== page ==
He knocks three times with the knuckles of his clenched fist. There is movement behind the door, no more than what you’d expect. “Dos bist du?” asks a raspy voice in a language that isn’t Russian. “Poshel v pizdu,” answers one of the nineteen-year-olds in Russian. Sadykov and the boys don’t know the meaning of the question Dos bist du? Why would they know that these words mean, “Is this you?” But, of course, the Russian words “poshel v pizdu,” translated literally as “go in the c-nt” or “f-ck off,” rhyme with this enigmatic question. It’s a dialogue of sorts: “Dos bist du?” “Poshel v pizdu.” It’s more than a rhyme. It’s a question and an answer…. “Otkroyte!” Sadykov knocks again. Open the door! “Ikh farshtey. Nit dos bist du.” The meaning of this exchange escapes Sadykov, but it merits unpacking.
Had there been a Yiddish-speaking audience present, it would have surely rolled with laughter. Try to imagine the situation described above as a vaudeville skit: They come to arrest an old Yid. They knock on the door. “Is that you?” the old man asks in Yiddish. The goons answer in juicy Russian. (The rhyme: “Dos bist du?” / “Poshel v pizdu.”) “I see,” responds the old man. “It’s not you.”
In this scene, the audience never learns whom the old man refers to as “you,” but it’s a safe guess that he is not anticipating the arrival of Lieutenant Narsultan Sadykov and his boys. You can imagine what the audience would do. They would emit tears and saliva. They would slap their knees. They would turn beet red from elevation of blood pressure and constriction of air supply. Alas, at 2: 59 a.m. February 24, 1953, a Yiddish-speaking audience is not in attendance at 1/ 4 Chkalov Street, apartment forty.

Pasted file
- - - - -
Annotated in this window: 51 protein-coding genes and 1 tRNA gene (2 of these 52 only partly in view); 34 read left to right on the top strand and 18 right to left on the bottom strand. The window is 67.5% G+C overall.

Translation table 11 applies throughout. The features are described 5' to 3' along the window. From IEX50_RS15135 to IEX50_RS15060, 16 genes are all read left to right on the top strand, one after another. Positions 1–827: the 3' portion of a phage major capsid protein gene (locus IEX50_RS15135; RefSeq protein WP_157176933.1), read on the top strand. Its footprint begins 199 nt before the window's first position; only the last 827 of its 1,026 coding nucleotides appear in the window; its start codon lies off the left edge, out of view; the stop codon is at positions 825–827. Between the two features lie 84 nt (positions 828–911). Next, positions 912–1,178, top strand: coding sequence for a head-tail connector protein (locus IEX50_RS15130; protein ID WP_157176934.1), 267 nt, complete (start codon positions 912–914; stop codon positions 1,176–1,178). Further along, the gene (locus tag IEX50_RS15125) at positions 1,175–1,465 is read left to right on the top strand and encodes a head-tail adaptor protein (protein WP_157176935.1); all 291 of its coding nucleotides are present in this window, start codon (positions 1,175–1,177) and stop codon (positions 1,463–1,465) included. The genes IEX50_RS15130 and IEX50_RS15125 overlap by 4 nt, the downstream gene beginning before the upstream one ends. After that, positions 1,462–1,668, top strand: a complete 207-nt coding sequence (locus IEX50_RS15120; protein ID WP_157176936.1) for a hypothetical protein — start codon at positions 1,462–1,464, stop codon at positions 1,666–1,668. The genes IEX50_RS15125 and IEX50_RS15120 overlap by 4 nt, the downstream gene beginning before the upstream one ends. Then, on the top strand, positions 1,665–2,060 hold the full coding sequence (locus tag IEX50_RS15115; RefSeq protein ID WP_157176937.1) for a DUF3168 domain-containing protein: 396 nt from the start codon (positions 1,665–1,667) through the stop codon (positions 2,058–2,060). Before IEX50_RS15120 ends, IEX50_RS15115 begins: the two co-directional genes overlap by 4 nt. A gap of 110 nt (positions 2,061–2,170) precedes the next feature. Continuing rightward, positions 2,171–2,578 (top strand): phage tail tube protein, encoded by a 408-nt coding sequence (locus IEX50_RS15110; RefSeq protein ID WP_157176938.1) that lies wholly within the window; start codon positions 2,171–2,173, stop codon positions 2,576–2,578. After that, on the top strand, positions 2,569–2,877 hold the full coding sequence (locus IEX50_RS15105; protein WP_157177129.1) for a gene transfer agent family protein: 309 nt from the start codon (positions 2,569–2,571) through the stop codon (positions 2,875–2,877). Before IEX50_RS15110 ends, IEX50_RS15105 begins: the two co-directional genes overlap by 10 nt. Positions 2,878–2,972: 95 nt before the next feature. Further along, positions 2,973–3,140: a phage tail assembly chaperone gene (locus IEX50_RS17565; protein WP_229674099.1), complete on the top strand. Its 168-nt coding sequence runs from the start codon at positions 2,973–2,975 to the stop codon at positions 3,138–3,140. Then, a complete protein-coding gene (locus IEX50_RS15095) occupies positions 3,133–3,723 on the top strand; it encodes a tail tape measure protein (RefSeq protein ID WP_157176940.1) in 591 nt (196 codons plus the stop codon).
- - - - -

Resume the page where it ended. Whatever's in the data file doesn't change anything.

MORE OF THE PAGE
Paul Goldberg’s debut novel of historical fiction, The Yid, is a critically acclaimed, daring, original, and eminently readable book which manages to weave together Soviet history, Yiddish culture, and Shakespeare into a heady and unique brew. Filled with black humour, wit, and insight, The Yid traces what happens when three Soviet secret police come to arrest a washed up old Jewish theatre performer for imaginary crimes and meet unexpected resistance. Soon Levinson, the aforementioned actor, has gathered around himself a gang of unlikely heroes who, finding themselves in the untenable situation of being wanted by the USSR, decide to up the ante and assassinate Comrade Stalin himself.
The book is a trip inside the brutal, unjust world of Stalinist era USSR, and more deeply, inside the life-killing, dehumanizing machines of night that human beings have built again and again. Levinson and his merry crew slip through the cracks and try to resist, creating a story at once reminiscent of a Purim shpil and dark 20th century satires like Joseph Heller’s Catch-22. Despite the humour, the novel is also unflinchingly violent and bleak at times. The Chicago Tribune accurately noted that the novel is “as hilarious as it is appalling, and vice versa.” It offers a kind of curious comic relief in times like ours, at once reminding us how fortunate we are, even in the era of Trump, and how precious the freedoms we have gained, as well as acting therapeutically somewhere between a comedy number and a blues song.
Paul Goldberg. The Yid: A Novel. Picador: NY. 2016.